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Can Legumes and Perennial Grasses Be Grown Together?

Posted Jan. 1, 2008

With the increasing cost of inputs (fuel, feed, fertilizer, etc.), many producers are looking for ways to cut costs while still maintaining yield (net return, forage biomass and forage quality). The most economical forage system will have a diverse set of species to provide high quality forage throughout the entire year (warm-season and cool-season perennial forages) to reduce the need for hay and feed (Figure 1). Traditional grass systems (bermudagrass and tall fescue) will be the most important components of any forage system, but, if legumes could be incorporated, then these systems could be more sustainable and economical.

Within the Agricultural and Forage Improvement divisions at the Noble Research Institute, sustainable forage systems are being evaluated over a wide geographic area (20- to 50-inch rainfall zones). Legumes are typically site-specific and not adapted over a wide geographic region, therefore many different legumes are being evaluated as a means to maintain high nutritive value, improve seasonal distribution and reduce the need for nitrogen fertilizer. For example, annual cool-season legumes like hairy vetch, medics and clovers are being evaluated in annual rye/ryegrass as well as perennial warm-season (switchgrass and bermudagrass) and perennial cool-season (tall fescue) systems. Perennial legumes like white clover and alfalfa are also being evaluated in perennial grass systems.

It would be nice if the environment in southern Oklahoma and north Texas would allow rich species diversity and cool-season and warm-season annuals, and perennials all to be grown together to provide year-round grazing with no forage deficits (Figure 1), but this has been impossible. Therefore, several experiments are being conducted to look at the compatibility between annual and perennial legumes in grass systems. Even after establishment of grass-legume mixtures with the same seasonal production, it is extremely difficult to manage these mixtures because cattle typically graze the higher quality legume and not the grass, especially in bermudagrass. However, utilizing legumes with different seasonality (e.g., vetch in bermudagrass or alfalfa in tall fescue), it may be easier to manage since cattle would not be grazing the grass in the off-season when forage quality is lower.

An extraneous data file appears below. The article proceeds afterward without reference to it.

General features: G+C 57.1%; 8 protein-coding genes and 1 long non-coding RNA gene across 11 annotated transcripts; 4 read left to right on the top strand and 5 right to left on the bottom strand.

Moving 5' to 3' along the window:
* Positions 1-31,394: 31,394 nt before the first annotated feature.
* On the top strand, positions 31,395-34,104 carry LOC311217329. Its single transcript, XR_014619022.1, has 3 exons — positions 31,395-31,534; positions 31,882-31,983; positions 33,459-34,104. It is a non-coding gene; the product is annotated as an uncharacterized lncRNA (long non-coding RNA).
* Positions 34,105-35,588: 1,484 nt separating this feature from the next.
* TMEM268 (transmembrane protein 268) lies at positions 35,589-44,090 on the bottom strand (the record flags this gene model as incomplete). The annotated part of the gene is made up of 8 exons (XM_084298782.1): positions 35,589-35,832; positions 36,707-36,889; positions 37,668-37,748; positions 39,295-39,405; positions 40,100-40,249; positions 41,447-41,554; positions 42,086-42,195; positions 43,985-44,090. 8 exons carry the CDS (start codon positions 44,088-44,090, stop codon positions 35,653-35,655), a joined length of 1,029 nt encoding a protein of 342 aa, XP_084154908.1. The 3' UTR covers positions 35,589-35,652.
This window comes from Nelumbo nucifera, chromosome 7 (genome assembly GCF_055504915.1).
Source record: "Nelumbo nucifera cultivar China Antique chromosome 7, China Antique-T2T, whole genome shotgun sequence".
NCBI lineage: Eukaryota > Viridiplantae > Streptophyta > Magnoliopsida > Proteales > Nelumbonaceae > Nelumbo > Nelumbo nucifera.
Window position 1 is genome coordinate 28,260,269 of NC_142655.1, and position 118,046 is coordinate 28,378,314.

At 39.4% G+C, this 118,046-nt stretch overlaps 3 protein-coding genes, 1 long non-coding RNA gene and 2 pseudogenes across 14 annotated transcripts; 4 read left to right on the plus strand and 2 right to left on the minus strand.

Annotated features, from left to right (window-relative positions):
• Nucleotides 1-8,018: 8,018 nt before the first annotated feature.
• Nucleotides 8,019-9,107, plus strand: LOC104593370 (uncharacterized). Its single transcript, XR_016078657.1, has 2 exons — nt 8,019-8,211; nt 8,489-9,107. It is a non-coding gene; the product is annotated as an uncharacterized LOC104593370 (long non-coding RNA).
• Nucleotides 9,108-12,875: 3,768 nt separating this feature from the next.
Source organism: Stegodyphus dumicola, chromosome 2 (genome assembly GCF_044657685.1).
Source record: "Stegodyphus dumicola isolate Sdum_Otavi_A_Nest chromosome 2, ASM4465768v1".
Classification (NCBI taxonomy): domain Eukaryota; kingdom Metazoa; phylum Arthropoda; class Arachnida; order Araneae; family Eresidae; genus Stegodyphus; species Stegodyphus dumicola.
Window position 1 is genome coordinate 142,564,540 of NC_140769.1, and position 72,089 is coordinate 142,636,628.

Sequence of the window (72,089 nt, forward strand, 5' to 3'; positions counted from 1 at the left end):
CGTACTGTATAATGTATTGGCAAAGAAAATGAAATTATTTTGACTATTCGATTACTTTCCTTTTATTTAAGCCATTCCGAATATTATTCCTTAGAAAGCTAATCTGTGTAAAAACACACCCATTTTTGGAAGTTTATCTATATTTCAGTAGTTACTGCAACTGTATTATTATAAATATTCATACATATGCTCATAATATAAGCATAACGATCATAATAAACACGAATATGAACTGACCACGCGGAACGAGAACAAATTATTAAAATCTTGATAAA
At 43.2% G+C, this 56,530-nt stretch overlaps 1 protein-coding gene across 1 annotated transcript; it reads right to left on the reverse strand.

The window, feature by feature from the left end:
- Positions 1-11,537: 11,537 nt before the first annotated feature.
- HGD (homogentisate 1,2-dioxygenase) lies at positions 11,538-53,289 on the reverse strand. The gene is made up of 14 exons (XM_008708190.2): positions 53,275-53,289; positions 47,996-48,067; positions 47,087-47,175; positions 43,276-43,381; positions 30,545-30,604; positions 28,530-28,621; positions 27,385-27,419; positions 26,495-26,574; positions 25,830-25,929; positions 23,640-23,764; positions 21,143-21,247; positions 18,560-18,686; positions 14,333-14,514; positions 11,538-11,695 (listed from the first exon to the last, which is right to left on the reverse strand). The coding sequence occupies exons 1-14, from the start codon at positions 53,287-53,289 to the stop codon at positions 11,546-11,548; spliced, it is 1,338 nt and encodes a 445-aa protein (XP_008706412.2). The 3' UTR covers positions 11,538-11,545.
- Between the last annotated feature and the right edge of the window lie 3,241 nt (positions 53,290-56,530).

One study in particular seems to have potential (alfalfa-tall fescue row orientation). Tall fescue and alfalfa mixtures are difficult to establish; however, by planting alternating rows or even alternating drill passes, both species were successfully established (Photo 1) and may persist over time (Photo 2), but it is still unclear how long these might persist together under grazing. This research is being repeated in three geographic regions (25-, 30- and 35-inch rainfall zones - from Vernon, Texas, to Ardmore, Okla.) and will continually be monitored to see if these two important forages can be managed together under grazing to provide better seasonal production, improved forage quality and increased yield.